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Old Mar 20, '17, 8:11 pm
BobTheCat BobTheCat is offline
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Default Is There a Proper Way a Miscarried Baby Should Be Treated After Death?

This question just popped into my mind, and I'm not quite sure what the answer is. Take note that the baby in question would have died naturally, without outside influence.

Is there a proper way to "dispose" (I can't think of an alternate word) of the baby's remains?

Would it be appropriate to cremate the infant's remains and wear them in a locket? I've heard of one person who did this, and am curious if it is allowed under the Church's teachings.
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Old Mar 20, '17, 9:20 pm
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Jared2914 Jared2914 is offline
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Default Re: Is There a Proper Way a Miscarried Baby Should Be Treated After Death?

A miscarried baby deserves the same respect as an adult that dies. They are both human lives, so should be both treated with the same respect. If possible, there should be a funeral mass and a burial in a Catholic cemetery. Many Catholic cemeteries have special areas for miscarried babies. The Church also allows cremation if needed. In both cases, burial is expected. I understand that very few families follow the Church's teaching on this, but every effort should be made to do what is right.
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Old Mar 20, '17, 10:36 pm
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Beryllos Beryllos is offline
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Default Re: Is There a Proper Way a Miscarried Baby Should Be Treated After Death?

Quote:
Originally Posted by BobTheCat View Post
Would it be appropriate to cremate the infant's remains and wear them in a locket?
Cremate, maybe. Wear the ashes in a locket, no.

Recent guidelines from the Church (Instruction Ad resurgendum cum Christo regarding the burial of the deceased and the conservation of the ashes in the case of cremation) tell us that it is preferable that the body be buried, but if it is cremated, the ashes should be laid to rest in a sacred place such as a cemetery.

Furthermore, "it is not permitted to scatter the ashes of the faithful departed in the air, on land, at sea or in some other way, nor may they be preserved in mementos, pieces of jewelry or other objects."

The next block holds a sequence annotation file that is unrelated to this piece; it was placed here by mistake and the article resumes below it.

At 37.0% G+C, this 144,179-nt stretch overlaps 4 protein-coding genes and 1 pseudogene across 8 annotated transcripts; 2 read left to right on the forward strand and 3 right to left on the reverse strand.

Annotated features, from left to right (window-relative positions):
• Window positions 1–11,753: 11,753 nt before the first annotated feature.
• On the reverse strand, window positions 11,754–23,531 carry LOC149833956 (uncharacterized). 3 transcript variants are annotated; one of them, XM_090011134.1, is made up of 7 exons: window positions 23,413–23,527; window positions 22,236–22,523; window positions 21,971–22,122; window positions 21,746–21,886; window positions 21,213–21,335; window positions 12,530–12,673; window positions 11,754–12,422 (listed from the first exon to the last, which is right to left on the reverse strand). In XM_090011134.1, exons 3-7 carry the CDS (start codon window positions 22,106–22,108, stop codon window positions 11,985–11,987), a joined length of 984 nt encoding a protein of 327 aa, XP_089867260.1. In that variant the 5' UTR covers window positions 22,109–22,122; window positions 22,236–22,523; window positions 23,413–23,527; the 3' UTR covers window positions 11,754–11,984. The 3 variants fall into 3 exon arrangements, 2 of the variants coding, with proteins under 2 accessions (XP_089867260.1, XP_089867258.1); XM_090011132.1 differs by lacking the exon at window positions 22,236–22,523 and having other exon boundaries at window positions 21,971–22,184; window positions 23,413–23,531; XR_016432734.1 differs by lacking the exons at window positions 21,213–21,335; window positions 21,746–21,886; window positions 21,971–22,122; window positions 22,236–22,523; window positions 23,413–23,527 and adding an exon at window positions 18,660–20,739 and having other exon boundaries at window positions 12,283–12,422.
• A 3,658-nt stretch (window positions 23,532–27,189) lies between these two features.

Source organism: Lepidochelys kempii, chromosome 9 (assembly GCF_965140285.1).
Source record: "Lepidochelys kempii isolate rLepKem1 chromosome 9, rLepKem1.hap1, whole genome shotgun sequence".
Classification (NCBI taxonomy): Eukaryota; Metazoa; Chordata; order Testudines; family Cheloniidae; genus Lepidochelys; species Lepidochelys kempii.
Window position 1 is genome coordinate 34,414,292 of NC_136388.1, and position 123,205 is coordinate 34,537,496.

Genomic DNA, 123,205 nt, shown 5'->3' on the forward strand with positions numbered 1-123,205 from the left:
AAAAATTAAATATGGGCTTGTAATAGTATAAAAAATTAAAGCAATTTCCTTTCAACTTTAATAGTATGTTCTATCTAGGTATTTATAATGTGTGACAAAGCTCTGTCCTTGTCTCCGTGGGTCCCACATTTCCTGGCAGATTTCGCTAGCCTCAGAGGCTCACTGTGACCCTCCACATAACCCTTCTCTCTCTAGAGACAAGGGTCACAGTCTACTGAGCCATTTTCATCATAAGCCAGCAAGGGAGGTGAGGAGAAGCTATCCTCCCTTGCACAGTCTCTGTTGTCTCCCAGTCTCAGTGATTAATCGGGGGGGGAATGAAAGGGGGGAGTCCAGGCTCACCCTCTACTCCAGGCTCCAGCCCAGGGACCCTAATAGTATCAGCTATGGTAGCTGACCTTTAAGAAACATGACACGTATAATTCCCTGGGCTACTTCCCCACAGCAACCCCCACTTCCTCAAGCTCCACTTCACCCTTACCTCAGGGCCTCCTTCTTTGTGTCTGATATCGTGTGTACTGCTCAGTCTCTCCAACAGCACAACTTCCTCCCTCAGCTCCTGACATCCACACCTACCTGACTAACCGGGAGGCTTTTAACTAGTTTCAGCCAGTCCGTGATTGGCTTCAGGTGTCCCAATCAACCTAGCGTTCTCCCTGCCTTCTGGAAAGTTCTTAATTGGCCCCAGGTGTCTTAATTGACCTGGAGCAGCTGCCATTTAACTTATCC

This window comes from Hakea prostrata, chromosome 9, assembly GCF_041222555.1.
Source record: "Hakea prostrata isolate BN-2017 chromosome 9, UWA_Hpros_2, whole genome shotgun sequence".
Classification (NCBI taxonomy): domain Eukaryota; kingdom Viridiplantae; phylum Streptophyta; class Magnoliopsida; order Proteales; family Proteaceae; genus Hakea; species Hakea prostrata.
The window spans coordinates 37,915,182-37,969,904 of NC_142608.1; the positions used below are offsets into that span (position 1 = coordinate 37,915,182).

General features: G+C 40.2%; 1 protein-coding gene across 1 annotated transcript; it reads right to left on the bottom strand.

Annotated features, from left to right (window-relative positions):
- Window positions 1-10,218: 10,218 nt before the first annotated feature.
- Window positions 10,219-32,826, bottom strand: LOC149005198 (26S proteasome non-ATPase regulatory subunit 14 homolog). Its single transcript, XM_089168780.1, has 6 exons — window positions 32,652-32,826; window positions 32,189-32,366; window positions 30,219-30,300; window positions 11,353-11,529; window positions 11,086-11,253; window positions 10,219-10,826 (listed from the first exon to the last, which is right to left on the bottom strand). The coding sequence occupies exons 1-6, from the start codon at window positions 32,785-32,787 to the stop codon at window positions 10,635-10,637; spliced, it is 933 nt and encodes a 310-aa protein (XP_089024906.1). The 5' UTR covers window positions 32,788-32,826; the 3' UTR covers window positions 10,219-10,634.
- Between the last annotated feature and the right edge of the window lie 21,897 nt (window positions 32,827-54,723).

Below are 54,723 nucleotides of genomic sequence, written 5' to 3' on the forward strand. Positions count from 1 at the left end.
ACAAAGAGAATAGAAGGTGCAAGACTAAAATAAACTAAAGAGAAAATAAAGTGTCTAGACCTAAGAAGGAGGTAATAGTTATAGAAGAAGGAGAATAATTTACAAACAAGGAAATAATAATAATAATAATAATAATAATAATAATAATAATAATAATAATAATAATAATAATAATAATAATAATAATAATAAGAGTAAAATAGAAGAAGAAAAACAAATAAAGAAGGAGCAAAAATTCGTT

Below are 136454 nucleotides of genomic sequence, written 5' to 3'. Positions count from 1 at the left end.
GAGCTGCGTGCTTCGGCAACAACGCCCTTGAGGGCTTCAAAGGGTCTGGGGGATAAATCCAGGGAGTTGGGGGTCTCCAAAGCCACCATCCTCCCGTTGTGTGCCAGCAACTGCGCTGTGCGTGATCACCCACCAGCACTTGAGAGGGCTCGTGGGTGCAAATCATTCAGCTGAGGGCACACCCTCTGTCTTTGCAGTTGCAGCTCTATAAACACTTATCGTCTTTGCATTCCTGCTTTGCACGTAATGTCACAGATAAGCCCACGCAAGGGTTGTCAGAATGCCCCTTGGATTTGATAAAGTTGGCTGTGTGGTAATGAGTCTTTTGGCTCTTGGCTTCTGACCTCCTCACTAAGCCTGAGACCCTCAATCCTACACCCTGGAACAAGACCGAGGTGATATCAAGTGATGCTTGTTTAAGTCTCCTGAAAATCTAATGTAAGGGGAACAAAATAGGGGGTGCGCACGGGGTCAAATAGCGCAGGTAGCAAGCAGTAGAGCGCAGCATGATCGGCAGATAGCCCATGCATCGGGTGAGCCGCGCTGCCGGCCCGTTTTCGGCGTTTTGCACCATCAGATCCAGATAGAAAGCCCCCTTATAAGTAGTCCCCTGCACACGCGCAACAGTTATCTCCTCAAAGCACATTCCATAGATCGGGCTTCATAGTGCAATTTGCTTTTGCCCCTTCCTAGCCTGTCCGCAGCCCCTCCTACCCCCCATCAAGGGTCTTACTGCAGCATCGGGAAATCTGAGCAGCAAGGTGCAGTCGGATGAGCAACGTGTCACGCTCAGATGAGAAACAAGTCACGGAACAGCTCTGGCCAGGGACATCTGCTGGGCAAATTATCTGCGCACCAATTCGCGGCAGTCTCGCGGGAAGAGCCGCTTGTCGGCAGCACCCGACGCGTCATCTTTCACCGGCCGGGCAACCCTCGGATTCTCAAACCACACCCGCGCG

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Old Mar 21, '17, 4:58 am
on_the_hill on_the_hill is offline
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Default Re: Is There a Proper Way a Miscarried Baby Should Be Treated After Death?

It would also depend on what stage of life the baby is at when the miscarriage occurs. I believe that the vast majority of miscarriages happen before the woman even knows she's pregnant, and many times doesn't realize she had a miscarriage.
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Old Mar 21, '17, 6:05 am
nodito nodito is offline
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Default Re: Is There a Proper Way a Miscarried Baby Should Be Treated After Death?

I've miscarried three babies. The first and third were miscarried very early; there was no discernible body and so I didn't do anything. I miscarried the second somewhere around 10 or 12 weeks. He had a very, very tiny translucent body that we put in a little ring box and buried in a Catholic cemetery without ceremony. I have masses said for all three each year.
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Old Mar 21, '17, 8:10 am
Memaw Memaw is offline
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Default Re: Is There a Proper Way a Miscarried Baby Should Be Treated After Death?

Quote:
Originally Posted by BobTheCat View Post
This question just popped into my mind, and I'm not quite sure what the answer is. Take note that the baby in question would have died naturally, without outside influence.

Is there a proper way to "dispose" (I can't think of an alternate word) of the baby's remains?

Would it be appropriate to cremate the infant's remains and wear them in a locket? I've heard of one person who did this, and am curious if it is allowed under the Church's teachings.
I lost two babies and I named and buried them both and we always include them in our family. My sister was a nurse and she told me early on, (before it actually happened to me), to bury any baby I might loose and I will always know where they were buried and that I did all I could for them. I knew a lady that lost a baby at 6 months and just left it at the hospital. Many years later she was still wondering what happend to her baby. I am at peace with the loss of mine. God Bless, Memaw
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